Investment in new natural gas supply will plummet by US$1.3 trillion, or nearly two-thirds, if a serious commitment to limit average global warming to 2.0°C drives down demand for the climate-busting fuel through 2040, according to a new analysis by Wood Mackenzie.
The summary of the report on Oilprice.com doesn’t assess the even faster drop in demand and investment that would result from a drive to hold average warming at 1.5°C. And it bakes in the assumption that gas “will be fueling the energy transition, at least at these early stages, and at least until battery and energy storage technologies evolve so much as to allow cost-effective, seamless integration of solar and wind power into the energy mix.”
But the story still points to tough times ahead for anyone who expects a continuing boom for natural gas (more accurately cast by its critics as “fossil gas”), after years of being seen as a bridge to a renewable energy future.
“These days, investors are increasingly looking at the environmental credentials of every source of energy,” Oilprice writes. “While burning cleaner than coal, natural gas emits methane,” which is 84 times more potent a greenhouse gas than carbon dioxide over the 20-year span when humanity will be scrambling to get the climate crisis under control.
“Methane emissions, including from flaring and leaks, are a thorn in the side of natural gas developers and Big Oil, which continue to bet big on gas and liquefied natural gas (LNG) even as they pledge to become net-zero businesses by 2050 or sooner,” Oilprice adds. “Climate activists have now turned to attacking natural gas as the latest fossil fuel that should be kept in the ground. Investors, who are becoming more and more Environmental, Social, and Corporate Governance (ESG) conscious, also increasingly demand evidence of carbon reduction, carbon capture technology, and efforts at sustainability from gas projects and developments.”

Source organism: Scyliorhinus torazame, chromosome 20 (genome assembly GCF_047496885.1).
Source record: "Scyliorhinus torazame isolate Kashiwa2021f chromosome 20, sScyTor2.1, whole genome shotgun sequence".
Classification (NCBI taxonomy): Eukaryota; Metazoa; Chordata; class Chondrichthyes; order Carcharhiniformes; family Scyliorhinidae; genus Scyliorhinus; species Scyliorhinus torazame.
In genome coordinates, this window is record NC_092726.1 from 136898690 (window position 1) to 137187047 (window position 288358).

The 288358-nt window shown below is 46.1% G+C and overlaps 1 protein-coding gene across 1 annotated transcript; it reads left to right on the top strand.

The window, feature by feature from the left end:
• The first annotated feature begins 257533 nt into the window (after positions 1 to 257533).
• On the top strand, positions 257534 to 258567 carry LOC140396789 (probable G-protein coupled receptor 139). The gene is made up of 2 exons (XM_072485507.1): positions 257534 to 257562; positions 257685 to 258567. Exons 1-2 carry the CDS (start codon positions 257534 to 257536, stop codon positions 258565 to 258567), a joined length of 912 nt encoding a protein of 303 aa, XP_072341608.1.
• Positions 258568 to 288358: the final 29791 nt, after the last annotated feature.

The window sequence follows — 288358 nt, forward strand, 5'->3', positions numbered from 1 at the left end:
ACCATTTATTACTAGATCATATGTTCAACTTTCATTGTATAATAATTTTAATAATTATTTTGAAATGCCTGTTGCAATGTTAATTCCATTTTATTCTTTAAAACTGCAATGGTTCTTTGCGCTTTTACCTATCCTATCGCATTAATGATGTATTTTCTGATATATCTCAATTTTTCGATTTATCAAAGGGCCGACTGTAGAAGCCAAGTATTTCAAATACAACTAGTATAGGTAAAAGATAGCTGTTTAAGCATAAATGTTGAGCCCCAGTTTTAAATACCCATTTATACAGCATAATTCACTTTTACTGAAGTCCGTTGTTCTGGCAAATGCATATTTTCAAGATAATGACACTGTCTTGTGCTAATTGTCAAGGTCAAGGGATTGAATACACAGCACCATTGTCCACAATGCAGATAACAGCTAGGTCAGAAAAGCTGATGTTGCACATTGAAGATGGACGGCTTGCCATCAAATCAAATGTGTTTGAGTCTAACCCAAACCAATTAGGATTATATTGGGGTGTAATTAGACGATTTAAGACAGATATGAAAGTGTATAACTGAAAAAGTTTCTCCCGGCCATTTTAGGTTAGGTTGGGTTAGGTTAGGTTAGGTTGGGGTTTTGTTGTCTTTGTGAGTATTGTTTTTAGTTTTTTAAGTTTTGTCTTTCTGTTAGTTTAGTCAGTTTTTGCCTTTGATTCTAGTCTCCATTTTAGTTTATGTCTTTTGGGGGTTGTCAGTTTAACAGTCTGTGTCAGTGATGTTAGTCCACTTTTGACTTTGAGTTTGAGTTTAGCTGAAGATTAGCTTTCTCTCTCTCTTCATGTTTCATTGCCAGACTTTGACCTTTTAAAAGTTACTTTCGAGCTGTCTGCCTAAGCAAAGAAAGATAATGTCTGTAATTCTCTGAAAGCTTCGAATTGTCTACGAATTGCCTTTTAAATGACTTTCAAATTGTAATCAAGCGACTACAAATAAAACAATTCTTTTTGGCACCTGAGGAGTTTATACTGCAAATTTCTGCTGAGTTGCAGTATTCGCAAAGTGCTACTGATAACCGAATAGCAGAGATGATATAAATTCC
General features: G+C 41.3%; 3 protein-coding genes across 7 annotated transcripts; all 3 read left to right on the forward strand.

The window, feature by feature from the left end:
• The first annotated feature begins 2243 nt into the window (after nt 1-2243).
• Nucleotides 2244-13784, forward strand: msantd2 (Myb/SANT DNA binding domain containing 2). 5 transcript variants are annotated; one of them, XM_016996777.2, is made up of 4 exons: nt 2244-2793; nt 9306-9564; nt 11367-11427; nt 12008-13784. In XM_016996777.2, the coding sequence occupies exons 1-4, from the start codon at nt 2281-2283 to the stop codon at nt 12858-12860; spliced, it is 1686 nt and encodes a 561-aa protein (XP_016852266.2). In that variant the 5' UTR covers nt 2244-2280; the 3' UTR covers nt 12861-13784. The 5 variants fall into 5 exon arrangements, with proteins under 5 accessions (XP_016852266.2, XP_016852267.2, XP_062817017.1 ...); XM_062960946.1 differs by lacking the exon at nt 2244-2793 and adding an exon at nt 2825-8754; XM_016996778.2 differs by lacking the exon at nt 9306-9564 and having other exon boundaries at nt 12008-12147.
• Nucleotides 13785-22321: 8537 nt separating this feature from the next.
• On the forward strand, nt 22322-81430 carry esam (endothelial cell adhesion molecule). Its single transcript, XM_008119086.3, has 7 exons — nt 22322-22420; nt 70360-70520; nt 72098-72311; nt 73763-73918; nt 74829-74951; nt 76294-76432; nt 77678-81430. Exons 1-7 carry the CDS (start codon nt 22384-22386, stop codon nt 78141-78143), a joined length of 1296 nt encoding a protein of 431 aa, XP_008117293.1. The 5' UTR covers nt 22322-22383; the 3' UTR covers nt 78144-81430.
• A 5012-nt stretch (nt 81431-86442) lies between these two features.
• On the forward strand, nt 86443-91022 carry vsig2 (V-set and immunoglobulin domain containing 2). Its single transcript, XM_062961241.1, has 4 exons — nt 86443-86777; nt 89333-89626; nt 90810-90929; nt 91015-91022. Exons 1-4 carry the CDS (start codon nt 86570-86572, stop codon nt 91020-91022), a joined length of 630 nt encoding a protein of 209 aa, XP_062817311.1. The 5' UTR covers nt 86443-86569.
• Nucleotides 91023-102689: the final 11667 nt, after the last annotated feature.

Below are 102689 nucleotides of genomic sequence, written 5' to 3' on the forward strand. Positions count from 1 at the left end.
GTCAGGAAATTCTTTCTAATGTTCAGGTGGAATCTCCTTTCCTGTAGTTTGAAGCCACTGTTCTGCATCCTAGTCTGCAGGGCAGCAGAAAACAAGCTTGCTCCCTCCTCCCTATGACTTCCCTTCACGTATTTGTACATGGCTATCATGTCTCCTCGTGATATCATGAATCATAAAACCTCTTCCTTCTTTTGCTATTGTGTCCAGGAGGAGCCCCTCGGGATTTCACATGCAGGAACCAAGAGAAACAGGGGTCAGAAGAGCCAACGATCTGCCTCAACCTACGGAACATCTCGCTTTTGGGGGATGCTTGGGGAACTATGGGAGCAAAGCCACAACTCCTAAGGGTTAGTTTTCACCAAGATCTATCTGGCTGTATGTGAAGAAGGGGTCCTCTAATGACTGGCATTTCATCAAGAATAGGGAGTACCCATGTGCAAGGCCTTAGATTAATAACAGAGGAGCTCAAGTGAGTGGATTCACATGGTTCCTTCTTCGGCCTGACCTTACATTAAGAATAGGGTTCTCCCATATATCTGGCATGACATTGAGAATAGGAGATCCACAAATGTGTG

Overall, “sustainable investment is booming, and investor activism on carbon has gone mainstream as more fund managers embrace ESG screening,” WoodMac Asia Pacific Vice President Gavin Thompson said in a release. “This increasing scrutiny of gas’ carbon intensity is shaping investment decisions on future supply.”
The projection runs counter to colossal fossil BP’s scenario analysis, which shows gas demand rising through 2050. “Gas technologies can play a major role in the low-carbon transition,” the company states in its latest analysis. “As countries and regions pursue a low-carbon transition, technologies such as biomethane, hydrogen, and gas with carbon capture could play an important role, serving to decarbonize sectors of the economy that are currently seen as ‘hard to abate’, and providing opportunities for long-term growth for the gas industry.”
BP is promising to reduce its oil production 40% by 2030, Oilprice notes, but plans to double its liquefied natural gas portfolio from 15 million tons today to 30 million in a decade.
WoodMac’s Thompson agreed that “gas has a bright future, critical to combating air pollution and transitioning the world to a net-zero future. Addressing emissions and exposure to carbon is vital. The gas industry of the future must become synonymous with ESG.”